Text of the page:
I re-watched Avengers: Infinity War today, and enjoyed it just as much as I did the first time. I firmly believe that it is one of the greatest pieces of populist entertainment ever produced – and that history will judge it as being so.
But why is it such a wonderfully satisfying film? In my opinion, you can answer that question with one word.
Every story needs an antagonist – a baddy against which the heroes must struggle in order to produce drama. The better the baddy, the better the drama; the better the drama, the better the story.
But what makes a compelling baddy?
This is where many films fall flat. The baddy is bad just because he/she/it needs to be so in order for the film to work on a dramatic level. They are normally driven by a combination of negative characteristics – greed for money or power, a desire for vengeance, or plain simple hatred – which have all been used so many times that we, as viewers, simply accept their “badness” and focus our attention on the heroes .
Thanos is different. He possesses that rare quality that makes for truly dramatic drama: a baddy driven by a desire to do good.
The technical name for this is Noble Cause Corruption: the person is so convinced that their ideals and motives are honourable and justifiable, they become blind to the effects of their actions. In the case of Thanos, he wishes to destroy half the population of the universe – not because he hates them, but because he believes it will improve the standard of life for the remaining 50%.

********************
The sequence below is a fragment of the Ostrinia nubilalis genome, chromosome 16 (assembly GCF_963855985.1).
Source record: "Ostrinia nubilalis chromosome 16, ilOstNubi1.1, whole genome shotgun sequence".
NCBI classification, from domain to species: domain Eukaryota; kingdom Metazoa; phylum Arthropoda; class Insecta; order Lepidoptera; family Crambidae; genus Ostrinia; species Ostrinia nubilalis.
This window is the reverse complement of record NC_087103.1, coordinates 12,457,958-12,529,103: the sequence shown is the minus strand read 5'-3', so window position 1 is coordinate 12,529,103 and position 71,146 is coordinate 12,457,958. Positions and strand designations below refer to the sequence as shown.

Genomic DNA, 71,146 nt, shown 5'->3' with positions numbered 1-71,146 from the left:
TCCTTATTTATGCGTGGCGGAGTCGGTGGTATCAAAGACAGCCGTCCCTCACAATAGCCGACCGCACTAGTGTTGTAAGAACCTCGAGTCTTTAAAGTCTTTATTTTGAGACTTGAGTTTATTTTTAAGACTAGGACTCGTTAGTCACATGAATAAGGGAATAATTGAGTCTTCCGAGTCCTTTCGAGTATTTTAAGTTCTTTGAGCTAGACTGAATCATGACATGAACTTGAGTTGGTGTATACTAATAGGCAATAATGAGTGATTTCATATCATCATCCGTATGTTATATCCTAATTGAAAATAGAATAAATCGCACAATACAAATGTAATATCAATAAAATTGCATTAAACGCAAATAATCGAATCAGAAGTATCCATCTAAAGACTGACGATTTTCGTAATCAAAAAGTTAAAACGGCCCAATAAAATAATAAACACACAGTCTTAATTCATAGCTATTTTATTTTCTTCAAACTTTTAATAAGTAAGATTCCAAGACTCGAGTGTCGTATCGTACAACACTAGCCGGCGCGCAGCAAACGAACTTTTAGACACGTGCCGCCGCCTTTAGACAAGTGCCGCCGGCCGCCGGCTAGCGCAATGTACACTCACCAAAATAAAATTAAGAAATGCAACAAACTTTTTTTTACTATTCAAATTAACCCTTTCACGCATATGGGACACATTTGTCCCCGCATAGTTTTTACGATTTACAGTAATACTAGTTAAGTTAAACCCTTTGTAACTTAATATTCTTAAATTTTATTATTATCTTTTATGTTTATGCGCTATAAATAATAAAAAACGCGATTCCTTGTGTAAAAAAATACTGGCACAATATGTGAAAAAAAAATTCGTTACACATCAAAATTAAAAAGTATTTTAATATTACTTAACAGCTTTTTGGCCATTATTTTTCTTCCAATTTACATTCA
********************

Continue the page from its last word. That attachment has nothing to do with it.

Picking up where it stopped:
This is the genius of the character: to possess an objective that is utterly monstrous . . . but is underpinned by a cold, hard logic which blinds Thanos as to how far his moral compass has become skewed.
This allows the writers to make Thanos a sympathetic character: he often speaks gently and kindly to other characters and displays a world-weary resignation towards the burden (he feels) destiny has placed upon his shoulders. When forced to sacrifice the only person he truly loves in the universe, he displays genuine sorrow, a sorrow the audience cannot help but share.
All of which serves to make him one of the most credible and satisfying baddies in film history.
The final shot of Thanos – after the film reaches its truly stunning denouement – is perfect: having become the most powerful being in the universe, Thanos is not depicted celebrating upon a throne or surrounded by cheering minions.
Instead, he is shown in a peasant hut, slowly sitting down as if after a hard day at work, looking out over a green valley and a vibrant sunset – a weary man finally at peace with himself.
If you like superhero films – or action films with a bit of intelligence and emotional heft – I cannot recommend Avengers: Infinity War highly enough.